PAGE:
Like a lot of you, I’m definitely looking forward to Thanksgiving. I love that everything kind of centers around my favorite room in the house - the kitchen. For most people the kitchen means warmth, family, and food. For me, your friendly neighborhood home inspector, the kitchen also means regular maintenance and safety measures. With the holidays and relatives rapidly approaching, now is a good time to take a look at some things you can do to ensure a safe and festive Thanksgiving.
Range Hood Filters
Range hood filters get sticky, greasy, and gross. And all that grossness happens to be highly flammable. Cleaning the filter on your vent fan will go a long way to ensure safe operation. Most vent filters can be removed without the use of any tools at all. Cleaning is super easy. I spray mine with a strong degreaser and pop it into the dishwasher. Other methods can be found online, some are a little extensive, but choose one that won’t take too much time; we have other fish to fry.
This time of year we’ll probably be using more counter-top appliances than usual so let’s talk about electrical safety. Test your GFCI outlets. Simply press the TEST button and verify that the outlet no long distributes power. Once confirmed press the RESET button and verify that the power is back on. If either one of these fails, you’ll need to replace that outlet. Don’t freak out, the units cost less than $20. If you’re living in an older home and don’t have GFCI protection in your kitchen, call an electrician and have them installed. Don’t get swindled – one outlet can protect up to 4 outlets downstream.
On top of that, there are a few nevers and alwayses. Never use extension cords or expansion plates in the kitchen. I know, everyone in the family wants to charge their electronic devices on the kitchen counter, but there is only one outlet on that end of the counter.
Find another place. An overloaded outlet can overheat and as tempting as it may be to set your teenage daughter's phone on fire, it would likely spread to the rest of the house (which includes your yoga mat and wine collection).
Always unplug counter-top appliances when they are not in use. All it takes is little Melvin and Emmy-Lou (the cousins from the other side of the family) to see you use the food processor once and the next time you hear that food processor chopping it will be your Jimmy Chu that’s being liquified.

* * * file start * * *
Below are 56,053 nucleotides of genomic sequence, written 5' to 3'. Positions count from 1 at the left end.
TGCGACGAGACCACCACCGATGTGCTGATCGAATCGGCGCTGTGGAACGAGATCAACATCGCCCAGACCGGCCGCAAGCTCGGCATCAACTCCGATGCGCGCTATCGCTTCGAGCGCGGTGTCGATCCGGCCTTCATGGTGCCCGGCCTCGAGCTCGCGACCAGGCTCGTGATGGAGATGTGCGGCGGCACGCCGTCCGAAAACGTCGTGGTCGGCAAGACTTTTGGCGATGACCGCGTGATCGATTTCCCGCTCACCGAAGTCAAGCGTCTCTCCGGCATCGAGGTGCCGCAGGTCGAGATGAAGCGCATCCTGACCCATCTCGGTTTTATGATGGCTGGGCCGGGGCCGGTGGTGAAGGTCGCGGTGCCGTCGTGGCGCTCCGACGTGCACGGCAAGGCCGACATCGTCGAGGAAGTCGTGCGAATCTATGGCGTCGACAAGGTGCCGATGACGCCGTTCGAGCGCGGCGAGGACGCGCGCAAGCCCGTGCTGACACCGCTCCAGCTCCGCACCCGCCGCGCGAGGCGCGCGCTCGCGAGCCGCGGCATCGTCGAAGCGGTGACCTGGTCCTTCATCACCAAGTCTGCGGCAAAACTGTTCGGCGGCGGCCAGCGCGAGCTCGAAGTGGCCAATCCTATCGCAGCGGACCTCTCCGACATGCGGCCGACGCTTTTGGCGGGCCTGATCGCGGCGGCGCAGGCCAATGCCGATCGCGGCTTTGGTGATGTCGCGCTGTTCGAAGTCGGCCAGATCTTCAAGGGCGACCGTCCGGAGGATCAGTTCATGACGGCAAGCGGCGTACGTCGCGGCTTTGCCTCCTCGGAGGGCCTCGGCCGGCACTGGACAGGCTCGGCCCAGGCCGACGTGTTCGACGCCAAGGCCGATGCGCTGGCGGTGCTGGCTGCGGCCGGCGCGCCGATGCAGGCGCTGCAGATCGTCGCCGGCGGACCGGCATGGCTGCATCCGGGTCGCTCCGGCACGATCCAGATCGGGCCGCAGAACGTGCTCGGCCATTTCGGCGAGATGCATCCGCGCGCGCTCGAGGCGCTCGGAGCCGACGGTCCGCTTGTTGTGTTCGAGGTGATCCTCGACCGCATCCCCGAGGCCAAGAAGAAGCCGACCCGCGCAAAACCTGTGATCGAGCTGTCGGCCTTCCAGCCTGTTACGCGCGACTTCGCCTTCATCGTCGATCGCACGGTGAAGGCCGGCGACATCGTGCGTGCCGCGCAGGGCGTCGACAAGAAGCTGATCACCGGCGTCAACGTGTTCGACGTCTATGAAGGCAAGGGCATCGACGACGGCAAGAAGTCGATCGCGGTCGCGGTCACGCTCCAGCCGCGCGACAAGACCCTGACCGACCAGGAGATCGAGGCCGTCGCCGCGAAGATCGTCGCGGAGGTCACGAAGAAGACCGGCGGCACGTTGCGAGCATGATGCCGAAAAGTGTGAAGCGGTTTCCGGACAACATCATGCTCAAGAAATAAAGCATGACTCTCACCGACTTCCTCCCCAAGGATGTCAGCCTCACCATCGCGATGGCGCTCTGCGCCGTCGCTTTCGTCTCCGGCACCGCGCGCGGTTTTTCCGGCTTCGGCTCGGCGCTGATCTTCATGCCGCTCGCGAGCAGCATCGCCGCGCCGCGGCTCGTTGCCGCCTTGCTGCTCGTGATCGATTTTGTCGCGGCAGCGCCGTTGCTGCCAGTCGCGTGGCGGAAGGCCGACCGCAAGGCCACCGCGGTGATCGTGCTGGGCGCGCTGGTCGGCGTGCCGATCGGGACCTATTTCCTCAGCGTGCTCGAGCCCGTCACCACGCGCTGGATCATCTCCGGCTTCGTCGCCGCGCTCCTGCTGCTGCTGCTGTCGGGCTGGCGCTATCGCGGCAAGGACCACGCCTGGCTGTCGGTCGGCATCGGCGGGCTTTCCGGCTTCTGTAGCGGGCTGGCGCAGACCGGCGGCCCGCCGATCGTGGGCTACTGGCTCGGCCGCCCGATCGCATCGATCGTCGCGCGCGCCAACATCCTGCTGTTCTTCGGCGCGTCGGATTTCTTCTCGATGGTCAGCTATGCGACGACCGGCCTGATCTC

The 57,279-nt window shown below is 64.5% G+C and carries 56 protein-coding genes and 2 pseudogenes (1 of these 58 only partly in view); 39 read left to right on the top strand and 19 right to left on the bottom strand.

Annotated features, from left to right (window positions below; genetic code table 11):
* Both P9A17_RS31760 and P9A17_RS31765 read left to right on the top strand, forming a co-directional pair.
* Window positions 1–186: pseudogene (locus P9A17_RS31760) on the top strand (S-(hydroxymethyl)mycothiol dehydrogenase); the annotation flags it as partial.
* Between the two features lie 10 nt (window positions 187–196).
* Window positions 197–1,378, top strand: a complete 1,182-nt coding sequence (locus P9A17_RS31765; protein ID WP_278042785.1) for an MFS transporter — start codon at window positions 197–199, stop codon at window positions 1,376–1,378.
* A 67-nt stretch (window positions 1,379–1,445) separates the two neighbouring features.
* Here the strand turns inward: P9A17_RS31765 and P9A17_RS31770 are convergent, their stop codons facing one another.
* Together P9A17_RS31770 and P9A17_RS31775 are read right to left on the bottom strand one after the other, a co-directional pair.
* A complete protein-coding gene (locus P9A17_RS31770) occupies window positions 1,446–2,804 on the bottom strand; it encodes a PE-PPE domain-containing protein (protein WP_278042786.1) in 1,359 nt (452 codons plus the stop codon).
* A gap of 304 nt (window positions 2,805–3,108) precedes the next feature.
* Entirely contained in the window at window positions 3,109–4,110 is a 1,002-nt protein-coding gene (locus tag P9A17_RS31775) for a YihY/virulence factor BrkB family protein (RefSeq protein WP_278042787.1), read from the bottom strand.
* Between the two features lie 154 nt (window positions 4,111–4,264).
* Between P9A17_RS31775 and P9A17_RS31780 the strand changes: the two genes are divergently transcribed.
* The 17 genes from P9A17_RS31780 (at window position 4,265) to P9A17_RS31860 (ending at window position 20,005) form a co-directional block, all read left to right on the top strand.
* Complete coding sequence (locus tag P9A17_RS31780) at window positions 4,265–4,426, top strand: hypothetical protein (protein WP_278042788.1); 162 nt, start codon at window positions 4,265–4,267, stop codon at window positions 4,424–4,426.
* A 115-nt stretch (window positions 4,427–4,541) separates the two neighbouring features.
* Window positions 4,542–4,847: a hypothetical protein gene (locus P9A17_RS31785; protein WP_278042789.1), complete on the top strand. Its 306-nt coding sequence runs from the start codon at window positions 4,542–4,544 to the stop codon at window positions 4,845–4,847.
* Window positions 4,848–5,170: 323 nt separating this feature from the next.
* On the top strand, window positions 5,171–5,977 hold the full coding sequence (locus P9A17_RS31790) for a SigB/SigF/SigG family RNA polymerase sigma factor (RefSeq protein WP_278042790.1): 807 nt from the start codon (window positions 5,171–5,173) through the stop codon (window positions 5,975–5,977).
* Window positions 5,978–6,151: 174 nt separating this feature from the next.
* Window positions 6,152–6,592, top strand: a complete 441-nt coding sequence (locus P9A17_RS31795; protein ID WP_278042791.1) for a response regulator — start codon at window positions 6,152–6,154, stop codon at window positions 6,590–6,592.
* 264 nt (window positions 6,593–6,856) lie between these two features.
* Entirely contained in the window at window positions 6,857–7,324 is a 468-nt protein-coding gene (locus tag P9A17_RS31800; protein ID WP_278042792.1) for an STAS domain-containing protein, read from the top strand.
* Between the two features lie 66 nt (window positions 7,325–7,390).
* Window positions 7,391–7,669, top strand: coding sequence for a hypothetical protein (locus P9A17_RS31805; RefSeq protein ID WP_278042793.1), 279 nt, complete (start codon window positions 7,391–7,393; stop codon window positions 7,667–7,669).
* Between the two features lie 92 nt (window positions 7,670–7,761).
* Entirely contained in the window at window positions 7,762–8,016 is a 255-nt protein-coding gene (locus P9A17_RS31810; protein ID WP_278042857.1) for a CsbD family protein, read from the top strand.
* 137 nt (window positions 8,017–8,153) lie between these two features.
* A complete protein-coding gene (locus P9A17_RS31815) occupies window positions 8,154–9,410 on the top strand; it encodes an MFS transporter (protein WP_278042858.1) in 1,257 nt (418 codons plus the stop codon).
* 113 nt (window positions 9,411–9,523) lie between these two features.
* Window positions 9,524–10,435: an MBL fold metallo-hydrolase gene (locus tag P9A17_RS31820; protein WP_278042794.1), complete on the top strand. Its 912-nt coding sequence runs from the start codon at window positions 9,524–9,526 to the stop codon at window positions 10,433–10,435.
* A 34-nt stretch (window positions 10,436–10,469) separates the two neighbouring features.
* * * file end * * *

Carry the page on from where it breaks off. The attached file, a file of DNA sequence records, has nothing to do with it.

A plumber can make a living just clearing out clogs caused by people putting the wrong stuff in the disposal. Fibrous foods like potato peals, carrot peals, asparagus, celery, and kale (which should never be in a kitchen at all) can clog your pipes faster than you can say “$300 for ONE DRAIN?!!" Make sure to all the kitchen helpers to avoid this disaster.
Disposals also get stinky, and what’s worse, it happens so gradually that you may not even notice it. Your in-laws certainly will and discuss it all the way back to Phoenix. Here’s a video showing 4 different cleaning methods.
The most common source of kitchen fires is an unattended range. We all get busy and forgetful especially around the holidays. My parents often forgot to pick up kids from practices and rehearsals through-out December. Forgetting simmering giblets on the stove and going to bed is easier than you think. An emergency shut off device can save you, your loved ones, and your home. Some ranges have them built-in and they work with a motion sensor fixed in the control panel, but most don’t. After market units that are triggered by the sound of your smoke alarm and fit discretely behind the range are available and easy to install.
The other thing to consider is an anti-tip bracket. This little metal device prevents the range from tipping forward if too much weight is put on the open door. All ranges come with them, but a lot of people and installers skip this important step in installation. You can test your range by grasping the top rear edge of the range and tilting it toward you. If it tilts you need one. Aftermarket units cost about $7-10 and they install in minutes. Here’s a video.
Q: You know what kind of people keep a fire extinguisher in the kitchen?
A: People who’ve had kitchen fires – and your father-in-law who keeps track of how many beers you drink whenever he’s around.
If you have one check the date on the tag to make sure it’s not expired (the fire extinguisher, not a father-in-law). If you don’t have one, buy one for types AB and C fires. Remember to store it away from likely sources of fire. If the range catches fire and your fire extinguisher is in the cabinet above, you’ll still be celebrating Christmas at the Marriott Extended Stay or worse, you'll be sharing a room with Marvin and Emmy-Lou.
Well, that’s about it. Hope you had fun and learned a thing or two. Remember: The only thing that makes a house perfect is the laughter within its walls.